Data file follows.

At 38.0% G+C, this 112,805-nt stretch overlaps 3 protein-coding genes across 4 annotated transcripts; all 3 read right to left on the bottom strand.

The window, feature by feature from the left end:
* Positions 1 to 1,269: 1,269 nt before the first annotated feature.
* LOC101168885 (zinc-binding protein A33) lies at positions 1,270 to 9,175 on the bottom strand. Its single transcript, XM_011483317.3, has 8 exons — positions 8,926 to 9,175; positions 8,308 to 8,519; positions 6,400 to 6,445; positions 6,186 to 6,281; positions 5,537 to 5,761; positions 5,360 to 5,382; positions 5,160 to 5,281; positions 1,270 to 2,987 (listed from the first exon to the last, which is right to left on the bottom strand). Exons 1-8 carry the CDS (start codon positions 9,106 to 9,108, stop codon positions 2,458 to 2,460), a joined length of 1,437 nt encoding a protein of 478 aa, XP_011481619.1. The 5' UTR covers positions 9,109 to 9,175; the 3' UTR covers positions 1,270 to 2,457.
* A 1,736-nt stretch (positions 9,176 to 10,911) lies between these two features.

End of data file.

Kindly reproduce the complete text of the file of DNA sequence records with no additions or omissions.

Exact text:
At 38.0% G+C, this 112,805-nt stretch overlaps 3 protein-coding genes across 4 annotated transcripts; all 3 read right to left on the bottom strand.

The window, feature by feature from the left end:
* Positions 1 to 1,269: 1,269 nt before the first annotated feature.
* LOC101168885 (zinc-binding protein A33) lies at positions 1,270 to 9,175 on the bottom strand. Its single transcript, XM_011483317.3, has 8 exons — positions 8,926 to 9,175; positions 8,308 to 8,519; positions 6,400 to 6,445; positions 6,186 to 6,281; positions 5,537 to 5,761; positions 5,360 to 5,382; positions 5,160 to 5,281; positions 1,270 to 2,987 (listed from the first exon to the last, which is right to left on the bottom strand). Exons 1-8 carry the CDS (start codon positions 9,106 to 9,108, stop codon positions 2,458 to 2,460), a joined length of 1,437 nt encoding a protein of 478 aa, XP_011481619.1. The 5' UTR covers positions 9,109 to 9,175; the 3' UTR covers positions 1,270 to 2,457.
* A 1,736-nt stretch (positions 9,176 to 10,911) lies between these two features.